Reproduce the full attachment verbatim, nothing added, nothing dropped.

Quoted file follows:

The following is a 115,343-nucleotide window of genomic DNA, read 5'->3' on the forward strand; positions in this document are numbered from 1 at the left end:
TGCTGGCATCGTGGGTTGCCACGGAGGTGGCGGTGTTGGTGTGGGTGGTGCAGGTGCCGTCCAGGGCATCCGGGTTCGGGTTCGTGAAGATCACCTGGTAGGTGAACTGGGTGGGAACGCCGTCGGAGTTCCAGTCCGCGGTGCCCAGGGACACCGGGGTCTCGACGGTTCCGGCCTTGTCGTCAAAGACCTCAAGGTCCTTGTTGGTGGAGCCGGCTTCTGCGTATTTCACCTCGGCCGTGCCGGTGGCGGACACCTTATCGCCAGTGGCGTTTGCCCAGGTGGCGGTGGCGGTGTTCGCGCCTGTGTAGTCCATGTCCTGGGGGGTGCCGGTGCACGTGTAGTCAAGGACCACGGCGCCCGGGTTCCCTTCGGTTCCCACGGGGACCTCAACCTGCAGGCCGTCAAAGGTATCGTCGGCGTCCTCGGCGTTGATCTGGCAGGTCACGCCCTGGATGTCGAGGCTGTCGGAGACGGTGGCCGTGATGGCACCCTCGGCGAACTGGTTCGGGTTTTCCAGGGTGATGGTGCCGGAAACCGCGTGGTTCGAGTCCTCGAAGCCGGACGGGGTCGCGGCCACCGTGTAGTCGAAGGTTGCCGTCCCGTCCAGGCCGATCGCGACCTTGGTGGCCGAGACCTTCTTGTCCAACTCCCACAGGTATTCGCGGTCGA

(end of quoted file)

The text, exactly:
The following is a 115,343-nucleotide window of genomic DNA, read 5'->3' on the forward strand; positions in this document are numbered from 1 at the left end:
TGCTGGCATCGTGGGTTGCCACGGAGGTGGCGGTGTTGGTGTGGGTGGTGCAGGTGCCGTCCAGGGCATCCGGGTTCGGGTTCGTGAAGATCACCTGGTAGGTGAACTGGGTGGGAACGCCGTCGGAGTTCCAGTCCGCGGTGCCCAGGGACACCGGGGTCTCGACGGTTCCGGCCTTGTCGTCAAAGACCTCAAGGTCCTTGTTGGTGGAGCCGGCTTCTGCGTATTTCACCTCGGCCGTGCCGGTGGCGGACACCTTATCGCCAGTGGCGTTTGCCCAGGTGGCGGTGGCGGTGTTCGCGCCTGTGTAGTCCATGTCCTGGGGGGTGCCGGTGCACGTGTAGTCAAGGACCACGGCGCCCGGGTTCCCTTCGGTTCCCACGGGGACCTCAACCTGCAGGCCGTCAAAGGTATCGTCGGCGTCCTCGGCGTTGATCTGGCAGGTCACGCCCTGGATGTCGAGGCTGTCGGAGACGGTGGCCGTGATGGCACCCTCGGCGAACTGGTTCGGGTTTTCCAGGGTGATGGTGCCGGAAACCGCGTGGTTCGAGTCCTCGAAGCCGGACGGGGTCGCGGCCACCGTGTAGTCGAAGGTTGCCGTCCCGTCCAGGCCGATCGCGACCTTGGTGGCCGAGACCTTCTTGTCCAACTCCCACAGGTATTCGCGGTCGA